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The Blue & Gray Press | October 20, 2018

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Families connect through student’s website

Families connect through student’s website

By JULIE DYMON

War invaded Andrea Swope’s life while she was shopping at Ikea in December 2009. Swope answered a call from her husband, Lt. Col. Jon Swope, who had unexpected news.

He explained he received orders to Afghanistan and would be leaving in less than two months for a deployment that would last more than a year.

During that conversation, Andrea’s eyes locked onto the Ikea sign closest to her, which read, “Aisle 2 Bin 36.” Swope, an instructional aide at a local elementary school and mother of two, relayed this experience to senior Megan Eichenberg in an interview for a class project Eichenberg was working on in October 2010.

The project was for Eichenberg’s digital storytelling class. The class, designed by instructional technology specialist Jim Groom, challenged students to expand their storytelling techniques from typical black and white type into an interactive narrative presented through digital technology.

For the main project, Groom required students to choose a topic they were passionate about, create a blog to present the narrative in an engaging way and to regularly share updates on the progress of the blog with the class.

Eichenberg created an interactive website that captured the Swope family’s experiences of war from two battlefronts: Jon’s perspective from combat in Afghanistan and Andrea’s view from home in Virginia.

The website, Aisle 2 Bin 36, depicts the Swope’s experiences in a seven-part series where visitors to the site can choose to engage in a written narrative, an audio of Andrea telling her own story with accompanying visual slide show or an interactive map detailing smaller portions of their experiences linking Andrea’s home life to Jon’s travels.

Though Aisle 2 Bin 36 began as a class requirement, Eichenberg never saw the project as a mere assignment.

“I wanted to take advantage of what I was learning in the course […] to reach the site’s audience in as many ways as possible so they would understand the weight of the Swope’s story,” Eichenberg said. “[They are] one of thousands of families across the world experiencing deployments.”

Groom felt that Eichenberg went well beyond the requirements of the class and showcased the family’s story in a professional and culturally relevant way.

“[Aisle 2 Bin 36 is] unbelievably all-encompassing in terms of the media and in terms of the narrative,” Groom said. “I am surprised that the Washington Post or the New York Times doesn’t bring it up as a feature because I haven’t seen anyone do a work like that about someone who is home and dealing with what it means for a husband to be away at war.”

The media reports on traumatic events relating to members of the military and their families; regular, daily struggles go ignored, according to Swope.

“95 percent of the deployments are just normal people trying to get through their normal life,” she said. “I think that military spouses that have a deployed loved one are completely invisible because we are getting up and dealing with life, not whining and complaining […] just putting one foot in front of the other.”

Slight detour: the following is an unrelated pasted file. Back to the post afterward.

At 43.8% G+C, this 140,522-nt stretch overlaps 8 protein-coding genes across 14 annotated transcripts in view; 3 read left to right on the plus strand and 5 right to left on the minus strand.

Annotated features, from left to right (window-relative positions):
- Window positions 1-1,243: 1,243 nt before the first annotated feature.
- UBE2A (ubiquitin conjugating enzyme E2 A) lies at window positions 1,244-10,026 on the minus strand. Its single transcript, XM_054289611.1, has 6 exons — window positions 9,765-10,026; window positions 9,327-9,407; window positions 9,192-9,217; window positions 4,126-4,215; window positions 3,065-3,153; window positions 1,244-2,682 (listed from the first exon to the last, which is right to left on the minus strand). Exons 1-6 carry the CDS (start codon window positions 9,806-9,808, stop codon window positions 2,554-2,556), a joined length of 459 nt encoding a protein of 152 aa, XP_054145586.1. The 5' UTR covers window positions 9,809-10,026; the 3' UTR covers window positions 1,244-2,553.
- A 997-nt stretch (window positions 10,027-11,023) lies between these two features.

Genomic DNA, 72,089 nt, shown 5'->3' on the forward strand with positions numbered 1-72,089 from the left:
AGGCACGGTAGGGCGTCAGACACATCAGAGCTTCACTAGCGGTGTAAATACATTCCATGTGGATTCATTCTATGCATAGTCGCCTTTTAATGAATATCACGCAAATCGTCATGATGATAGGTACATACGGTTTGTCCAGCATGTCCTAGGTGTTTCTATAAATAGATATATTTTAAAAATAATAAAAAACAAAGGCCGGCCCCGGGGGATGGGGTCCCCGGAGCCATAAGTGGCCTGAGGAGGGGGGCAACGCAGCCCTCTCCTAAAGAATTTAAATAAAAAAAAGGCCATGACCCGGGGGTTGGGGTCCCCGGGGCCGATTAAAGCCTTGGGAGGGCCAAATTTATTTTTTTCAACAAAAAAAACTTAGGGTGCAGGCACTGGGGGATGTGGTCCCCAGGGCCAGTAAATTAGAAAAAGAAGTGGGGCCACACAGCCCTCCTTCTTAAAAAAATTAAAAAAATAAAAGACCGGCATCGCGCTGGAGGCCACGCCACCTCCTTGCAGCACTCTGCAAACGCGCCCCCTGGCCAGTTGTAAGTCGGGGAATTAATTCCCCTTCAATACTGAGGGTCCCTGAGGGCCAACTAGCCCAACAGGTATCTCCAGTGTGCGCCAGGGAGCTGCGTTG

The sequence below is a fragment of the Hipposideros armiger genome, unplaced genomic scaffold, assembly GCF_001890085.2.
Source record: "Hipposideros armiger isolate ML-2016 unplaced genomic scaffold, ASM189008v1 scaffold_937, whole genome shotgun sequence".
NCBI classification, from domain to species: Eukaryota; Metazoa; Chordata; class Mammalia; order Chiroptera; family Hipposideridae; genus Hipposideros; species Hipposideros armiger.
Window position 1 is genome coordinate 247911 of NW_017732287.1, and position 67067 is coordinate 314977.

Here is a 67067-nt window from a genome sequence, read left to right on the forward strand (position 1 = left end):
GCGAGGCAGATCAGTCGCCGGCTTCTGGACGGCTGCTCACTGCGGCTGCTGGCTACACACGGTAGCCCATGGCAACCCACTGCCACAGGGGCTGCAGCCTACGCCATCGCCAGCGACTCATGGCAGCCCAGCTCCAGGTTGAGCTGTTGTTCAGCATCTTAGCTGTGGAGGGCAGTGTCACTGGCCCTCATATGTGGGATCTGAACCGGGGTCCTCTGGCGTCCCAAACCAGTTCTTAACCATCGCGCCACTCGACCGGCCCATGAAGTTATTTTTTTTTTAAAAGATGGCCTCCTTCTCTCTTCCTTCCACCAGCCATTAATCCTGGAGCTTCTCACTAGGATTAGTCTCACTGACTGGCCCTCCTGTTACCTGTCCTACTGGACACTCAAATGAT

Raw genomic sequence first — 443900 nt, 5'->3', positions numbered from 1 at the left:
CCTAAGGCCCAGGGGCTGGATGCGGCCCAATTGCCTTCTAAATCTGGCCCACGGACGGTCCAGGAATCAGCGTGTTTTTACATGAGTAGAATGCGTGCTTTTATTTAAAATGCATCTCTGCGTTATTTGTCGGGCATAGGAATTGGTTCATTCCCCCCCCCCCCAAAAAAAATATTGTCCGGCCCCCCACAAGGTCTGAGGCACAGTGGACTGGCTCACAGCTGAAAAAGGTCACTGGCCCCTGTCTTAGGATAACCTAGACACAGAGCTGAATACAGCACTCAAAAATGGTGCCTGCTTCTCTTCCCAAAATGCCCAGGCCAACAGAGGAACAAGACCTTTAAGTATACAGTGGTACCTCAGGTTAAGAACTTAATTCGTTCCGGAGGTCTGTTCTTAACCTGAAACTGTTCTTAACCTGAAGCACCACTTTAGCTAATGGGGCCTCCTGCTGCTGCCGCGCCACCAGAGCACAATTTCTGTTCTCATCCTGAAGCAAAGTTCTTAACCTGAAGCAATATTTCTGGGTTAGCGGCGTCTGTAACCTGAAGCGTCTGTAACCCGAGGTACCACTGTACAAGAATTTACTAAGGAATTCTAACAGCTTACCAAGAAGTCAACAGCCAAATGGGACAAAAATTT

Swope described how military family members are an “invisible population” because in the absence of tragedy, people do not take time to understand the loss they live with everyday.

“That is what is so special about Megan […] she stopped and wanted to know what it was like and didn’t want me to feel invisible,” said Swope.

Before taking digital storytelling, Eichenberg interned with the USO-Metro. This experience made her more aware of sacrifices members of the military and their families make on a smaller, more intimate scale.

“I wanted to approach my digital storytelling class project showcasing how the wars are felt on a day-to-day basis here in the United States,” she said. “I developed a deeper understanding and appreciation of what thousands of families are experiencing throughout the world.”

Although the class is over for Eichenberg, she continues to maintain Aisle 2 Bin 36 as a way to share stories like the Swope’s and reach a broader audience, who may be unaware of the difficulties having a family member in the military can entail if they are not currently going through it themselves.

“[I want to expand the site to] share military related stories from other angles,” she said.

Both Swope and Groom look forward to Aisle 2 Bin 36’s continued growth as a means to connect people and share their stories with the public through an exciting medium that’s constantly changing.

“I really like the way that that narrative expressed how it is not necessarily bookended by tragedy and horror but bookended by a psychological loss that is very hard to express,” Groom said. “What Megan really reflects for me is a new journalist of a new era and a new age […] I would hold Megan up as an example not of UMW, but across the board of what great media journalism can be.

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